I can appreciate that hotels now exclusively use key cards to open doors. They can be deactivated if lost and can't be picked like a traditional lock. Safety is the name of the game here and hotels are the safest place you can be - or so we thought.
Cody Brocious, a software developer at Mozilla, showed off his latest hack at the Black Hat Security Conference in Las Vegas. He has found a way to hack over four million hotel rooms that are locked by Onity programmable key cards. What's even worse is that the hack only costs a little under $50 in supplies.
So how does this particular hack work? Brocious has identified a 32-bit key that identifies the hotel's "sitecode." The worst part is that every Onity lock has this key. By reading the key back to the lock, the lock opens. The hack is so simple that he's surprised more people haven't found out about it yet.
Like most hackers, Brocious doesn't intend people to use this information maliciously. He exposed the security flaw to make Onity change the locks. When an electronic lock can be opened so easily, it's only a matter of time before something bad happens.
Brocious has created a hypothetical scenario that we hope never happens:
Given the ability to read the complete memory of the lock, it is possible to gain access to the master key card codes. With these -- in combination with the sitecode for encryption -- it is possible to create master cards which will gain access to locks at the property.
Let's look at a hypothetical situation:
An attacker uses the beforementioned vulnerabilities to read the memory of the lock Attacker uses the sitecode and master key card codes to generate one or more master cards Attacker uses a master card to enter a room Attacker murders the victim in the room Attacker escapes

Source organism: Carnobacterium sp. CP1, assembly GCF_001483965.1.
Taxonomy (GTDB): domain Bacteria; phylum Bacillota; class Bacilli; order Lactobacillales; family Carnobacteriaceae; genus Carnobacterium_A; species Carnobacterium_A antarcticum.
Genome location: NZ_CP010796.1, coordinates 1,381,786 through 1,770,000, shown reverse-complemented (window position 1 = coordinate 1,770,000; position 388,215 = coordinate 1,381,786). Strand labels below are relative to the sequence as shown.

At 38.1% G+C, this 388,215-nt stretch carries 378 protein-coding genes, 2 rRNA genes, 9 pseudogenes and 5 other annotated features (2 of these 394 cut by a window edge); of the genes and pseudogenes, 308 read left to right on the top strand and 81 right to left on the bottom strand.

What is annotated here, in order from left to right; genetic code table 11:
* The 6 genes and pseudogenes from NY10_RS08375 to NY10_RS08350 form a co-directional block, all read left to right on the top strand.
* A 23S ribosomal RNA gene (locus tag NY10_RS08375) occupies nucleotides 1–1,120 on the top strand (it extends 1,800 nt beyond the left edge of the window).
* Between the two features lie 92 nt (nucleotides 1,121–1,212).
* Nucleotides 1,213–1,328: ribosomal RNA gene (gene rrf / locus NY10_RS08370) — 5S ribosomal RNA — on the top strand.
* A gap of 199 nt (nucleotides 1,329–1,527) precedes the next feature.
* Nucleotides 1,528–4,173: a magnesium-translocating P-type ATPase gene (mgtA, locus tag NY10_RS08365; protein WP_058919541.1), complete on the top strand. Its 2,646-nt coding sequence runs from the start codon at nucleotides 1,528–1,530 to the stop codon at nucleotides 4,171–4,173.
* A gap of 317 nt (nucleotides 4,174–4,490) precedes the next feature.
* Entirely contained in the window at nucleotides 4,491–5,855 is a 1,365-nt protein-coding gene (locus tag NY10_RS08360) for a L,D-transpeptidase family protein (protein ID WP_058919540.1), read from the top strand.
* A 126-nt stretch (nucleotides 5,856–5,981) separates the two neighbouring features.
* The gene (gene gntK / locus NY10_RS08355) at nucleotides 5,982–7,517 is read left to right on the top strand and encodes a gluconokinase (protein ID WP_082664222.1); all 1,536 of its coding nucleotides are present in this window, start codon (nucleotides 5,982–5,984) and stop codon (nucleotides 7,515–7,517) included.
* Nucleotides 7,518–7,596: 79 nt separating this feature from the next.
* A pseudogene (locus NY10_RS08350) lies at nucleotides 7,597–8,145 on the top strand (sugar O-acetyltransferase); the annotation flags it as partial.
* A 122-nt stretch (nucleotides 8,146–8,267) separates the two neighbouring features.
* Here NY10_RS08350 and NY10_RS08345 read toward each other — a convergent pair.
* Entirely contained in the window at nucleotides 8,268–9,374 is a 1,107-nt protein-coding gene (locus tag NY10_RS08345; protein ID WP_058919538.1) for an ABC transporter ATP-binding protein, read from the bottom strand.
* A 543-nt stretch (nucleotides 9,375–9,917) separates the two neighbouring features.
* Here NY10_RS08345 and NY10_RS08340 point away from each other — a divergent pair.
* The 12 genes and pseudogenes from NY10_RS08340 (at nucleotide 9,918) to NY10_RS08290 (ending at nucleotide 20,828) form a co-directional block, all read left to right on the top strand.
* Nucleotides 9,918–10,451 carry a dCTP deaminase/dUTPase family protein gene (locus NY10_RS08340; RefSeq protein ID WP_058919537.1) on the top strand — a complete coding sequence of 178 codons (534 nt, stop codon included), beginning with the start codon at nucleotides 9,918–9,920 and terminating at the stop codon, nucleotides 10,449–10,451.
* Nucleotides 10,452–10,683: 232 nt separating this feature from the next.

During the course of investigation, it's quite possible that the criminal investigators may look at the audit report for the lock, to see who entered the door at what time. Upon doing so, they will see a specific member of the staff (as the key cards are uniquely identified in the ident field) using a master key card to gain access to the room near the time of death.
Such circumstantial evidence, placing a staff member in the room at the time of death, could be damning in a murder trial, and at least would make that staff member a prime suspect. While other factors (e.g. closed circuit cameras, eyewitnesses, etc) could be used to support the staff member's case, there's no way we can know whether or not the audit report is false.
Will this happen? Probably not. It's all just a hypothetical scenario to get security experts to replace these locks with better ones. If it's electronic, it can be hacked. I think I'll stick with my old fashioned keys for now. At least I can protect against lock pickers.[h/t: ExtremeTech]